ImageUniversal Orlando, however, has recently announced an expansion of the Wizarding World of Harry Potter.  They’re creating Diagon Alley.  The Hogwart’s Express will transport you between the two areas.  Harry Potter has been a huge boon for Universal and the buzz around this is pretty intense.  But it’s the most recent announcement promises to set the two theme resorts apart even more – A Simpson’s Expansion.  Yep, you heard it.  You’ll soon be able to visit Springfield, eat at Krusty Burger, grab a do-nut from the Lard Lab and even grab a beer from Moe’s Tavern and sip it while resting under the statue of Jebediah Springfield.  They’ll sell slushies at the Kwik-E-Mart, the Comic Book Guy’s store will even be there.  Once your Krusty Burger has settled, you can take a spin on “Kang & Kodo’s Twirl n’ Hurl” as well as the existing Simpson’s ride.  According to the press release, this will make Universal, “The Krustyest Place on Earth”

Okay, Disney.  Your move.

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Chicken Noodle Soup for the Soul

Flu and other assorted viruses seem to be rampant these days.  When my boys returned from Texas, they brought back with them severe colds.  They were sick for a few days and now it’s my turn.  If I have what they had, I can be comforted knowing that it’s only a 2 or 3 day thing as opposed to the the flu.  Earlier in the week I made a batch of Chicken Noodle Soup and thought about posting the recipe.  It’s the best I’ve found.  I didn’t but now it seems I have a second chance.  It’s all I want to eat and I’ll be making it again tonight.

Even though the healing properties of Chicken Noodle Soup were long considered to be folklore, it turns out that, scientifically, there is some validity to the arguments.  Studies have shown that it helps to break up congestion, inhibits white blood cells that trigger the inflammatory response, causing sore throats and the production of phlegm (mmm.. bet you’ve never seen that word in a food blog before) and when the chicken is cooked, it releases an amino acid called cysteine that thins out mucus (another great food blog word) in the lungs and aids in healing.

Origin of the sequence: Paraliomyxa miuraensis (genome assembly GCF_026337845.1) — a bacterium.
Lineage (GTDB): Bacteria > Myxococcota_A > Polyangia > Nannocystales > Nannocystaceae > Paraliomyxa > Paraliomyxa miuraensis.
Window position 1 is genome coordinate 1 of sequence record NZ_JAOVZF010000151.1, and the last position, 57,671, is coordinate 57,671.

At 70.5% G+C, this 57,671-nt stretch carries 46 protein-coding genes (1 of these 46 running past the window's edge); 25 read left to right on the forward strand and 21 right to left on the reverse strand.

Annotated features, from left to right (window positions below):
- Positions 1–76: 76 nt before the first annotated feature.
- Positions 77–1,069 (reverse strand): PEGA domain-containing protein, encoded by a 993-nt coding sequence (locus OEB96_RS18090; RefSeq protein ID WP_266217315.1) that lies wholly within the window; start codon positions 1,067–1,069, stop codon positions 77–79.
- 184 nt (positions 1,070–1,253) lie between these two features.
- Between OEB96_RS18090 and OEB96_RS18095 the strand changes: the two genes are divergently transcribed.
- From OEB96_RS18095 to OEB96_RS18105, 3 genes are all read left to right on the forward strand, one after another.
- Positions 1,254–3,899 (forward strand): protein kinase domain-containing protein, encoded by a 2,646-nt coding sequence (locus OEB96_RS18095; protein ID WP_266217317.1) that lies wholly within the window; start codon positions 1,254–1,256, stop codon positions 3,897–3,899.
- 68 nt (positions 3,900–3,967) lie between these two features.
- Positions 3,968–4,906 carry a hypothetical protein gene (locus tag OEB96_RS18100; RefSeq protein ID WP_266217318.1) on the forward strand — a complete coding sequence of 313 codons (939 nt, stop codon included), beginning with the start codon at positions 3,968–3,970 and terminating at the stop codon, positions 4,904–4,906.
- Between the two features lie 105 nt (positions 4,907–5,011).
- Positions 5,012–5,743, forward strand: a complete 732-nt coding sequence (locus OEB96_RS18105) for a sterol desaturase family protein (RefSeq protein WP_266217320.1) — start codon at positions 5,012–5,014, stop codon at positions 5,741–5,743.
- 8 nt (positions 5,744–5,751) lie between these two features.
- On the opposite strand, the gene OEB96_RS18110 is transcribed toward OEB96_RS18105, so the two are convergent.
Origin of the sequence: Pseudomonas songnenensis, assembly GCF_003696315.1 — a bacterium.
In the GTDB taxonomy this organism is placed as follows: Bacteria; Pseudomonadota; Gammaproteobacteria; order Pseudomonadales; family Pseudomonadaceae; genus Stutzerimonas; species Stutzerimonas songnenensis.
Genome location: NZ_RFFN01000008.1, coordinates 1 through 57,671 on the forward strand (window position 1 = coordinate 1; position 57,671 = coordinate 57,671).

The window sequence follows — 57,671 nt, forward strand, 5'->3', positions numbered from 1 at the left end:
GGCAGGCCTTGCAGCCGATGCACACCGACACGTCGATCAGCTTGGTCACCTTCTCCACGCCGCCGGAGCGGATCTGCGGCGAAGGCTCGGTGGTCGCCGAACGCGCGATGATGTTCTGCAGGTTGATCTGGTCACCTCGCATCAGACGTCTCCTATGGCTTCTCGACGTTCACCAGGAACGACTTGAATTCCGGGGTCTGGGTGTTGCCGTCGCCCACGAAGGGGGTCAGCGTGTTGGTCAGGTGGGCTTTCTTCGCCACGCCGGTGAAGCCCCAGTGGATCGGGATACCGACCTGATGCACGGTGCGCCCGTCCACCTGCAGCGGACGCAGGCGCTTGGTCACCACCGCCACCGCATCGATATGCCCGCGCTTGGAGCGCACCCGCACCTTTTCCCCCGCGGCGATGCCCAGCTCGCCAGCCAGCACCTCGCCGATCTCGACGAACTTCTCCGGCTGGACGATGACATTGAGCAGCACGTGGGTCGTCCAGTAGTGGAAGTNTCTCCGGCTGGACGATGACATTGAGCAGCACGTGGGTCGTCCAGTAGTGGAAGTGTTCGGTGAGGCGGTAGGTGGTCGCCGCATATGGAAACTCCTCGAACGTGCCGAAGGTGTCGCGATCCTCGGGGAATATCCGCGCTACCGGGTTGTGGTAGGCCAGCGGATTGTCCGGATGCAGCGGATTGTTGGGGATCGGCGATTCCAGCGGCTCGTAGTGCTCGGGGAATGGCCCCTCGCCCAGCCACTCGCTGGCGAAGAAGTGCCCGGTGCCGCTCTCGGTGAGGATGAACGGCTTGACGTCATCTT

What I mostly love about this soup is how amazingly easy it is.  When you or your family is sick, do you really want to be in the kitchen all day?  I use several shortcuts (including a rotisserie chicken) that turn this into a quick and easy comforting dinner.  You won’t use what little energy you may have to make it.  And it’s delicious to boot.

I’ll post pictures later (Ty has run to the store for a few ingredients) but wanted to get the recipe up now.  Sick or not, you’re sure to love this soup.  It’s a keeper

Chicken Noodle Soup

2 tablespoons canola oil

2 carrots, peeled, cut into small dice

2 celery ribs, sliced thin

1 medium onion, small dice

2 bay leaves

3 sprigs fresh thyme

3 cloves garlic

3 quarts chicken stock (I like to use Knorr Homestyle Chicken Stock)

8 oz. wide egg noodles (I like the Muellers rustic wide noodles)

1 rotisserie chicken, skin and bones removed, meat diced

Salt and pepper to taste

First, heat up the oil in a soup pot.  Then saute the onion and celery for a few minutes.  Add the carrots, bay and thyme and continue cooking until everything is tender.  Add the garlic and saute until just fragrant (about 30 seconds).  Add the chicken stock and bring to a boil.  Add the noodles and cook 5 minutes or until al dente.  Stir in the chicken and season to taste with salt and pepper.  Serve.

See?  Easy.  And if you’re sick it’s sure to help.  Enjoy!

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My Day at the Farm